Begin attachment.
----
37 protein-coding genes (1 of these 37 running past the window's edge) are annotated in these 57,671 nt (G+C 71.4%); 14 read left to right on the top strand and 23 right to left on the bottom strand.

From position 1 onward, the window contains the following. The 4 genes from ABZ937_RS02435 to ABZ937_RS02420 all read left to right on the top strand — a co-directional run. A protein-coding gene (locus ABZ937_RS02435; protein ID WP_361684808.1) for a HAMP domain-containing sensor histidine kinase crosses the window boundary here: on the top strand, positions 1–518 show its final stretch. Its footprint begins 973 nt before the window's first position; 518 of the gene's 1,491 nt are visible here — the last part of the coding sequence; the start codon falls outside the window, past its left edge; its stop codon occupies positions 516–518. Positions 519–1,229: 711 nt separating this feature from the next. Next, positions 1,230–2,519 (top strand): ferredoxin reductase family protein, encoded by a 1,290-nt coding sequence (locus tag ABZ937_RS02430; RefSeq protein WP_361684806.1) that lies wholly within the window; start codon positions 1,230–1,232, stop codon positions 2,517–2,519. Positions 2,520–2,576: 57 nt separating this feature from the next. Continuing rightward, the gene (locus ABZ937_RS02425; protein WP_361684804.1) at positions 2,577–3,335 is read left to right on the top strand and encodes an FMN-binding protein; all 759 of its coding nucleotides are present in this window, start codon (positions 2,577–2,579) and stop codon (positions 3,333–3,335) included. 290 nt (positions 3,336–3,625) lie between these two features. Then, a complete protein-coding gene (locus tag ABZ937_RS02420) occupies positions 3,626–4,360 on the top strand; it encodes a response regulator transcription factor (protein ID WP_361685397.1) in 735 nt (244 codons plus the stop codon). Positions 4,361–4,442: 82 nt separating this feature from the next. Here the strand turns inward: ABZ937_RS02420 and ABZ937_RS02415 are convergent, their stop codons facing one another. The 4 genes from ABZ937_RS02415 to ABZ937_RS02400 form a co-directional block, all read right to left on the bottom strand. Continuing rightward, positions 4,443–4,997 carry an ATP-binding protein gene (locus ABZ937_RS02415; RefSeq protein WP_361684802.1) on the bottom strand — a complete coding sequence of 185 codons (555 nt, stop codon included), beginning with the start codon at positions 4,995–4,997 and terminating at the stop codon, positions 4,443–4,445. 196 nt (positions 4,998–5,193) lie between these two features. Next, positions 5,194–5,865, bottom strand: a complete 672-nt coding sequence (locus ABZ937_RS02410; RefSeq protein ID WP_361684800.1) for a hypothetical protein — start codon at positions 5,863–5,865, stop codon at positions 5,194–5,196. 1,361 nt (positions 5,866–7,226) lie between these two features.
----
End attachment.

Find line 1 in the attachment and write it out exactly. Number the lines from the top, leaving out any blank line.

37 protein-coding genes (1 of these 37 running past the window's edge) are annotated in these 57,671 nt (G+C 71.4%); 14 read left to right on the top strand and 23 right to left on the bottom strand.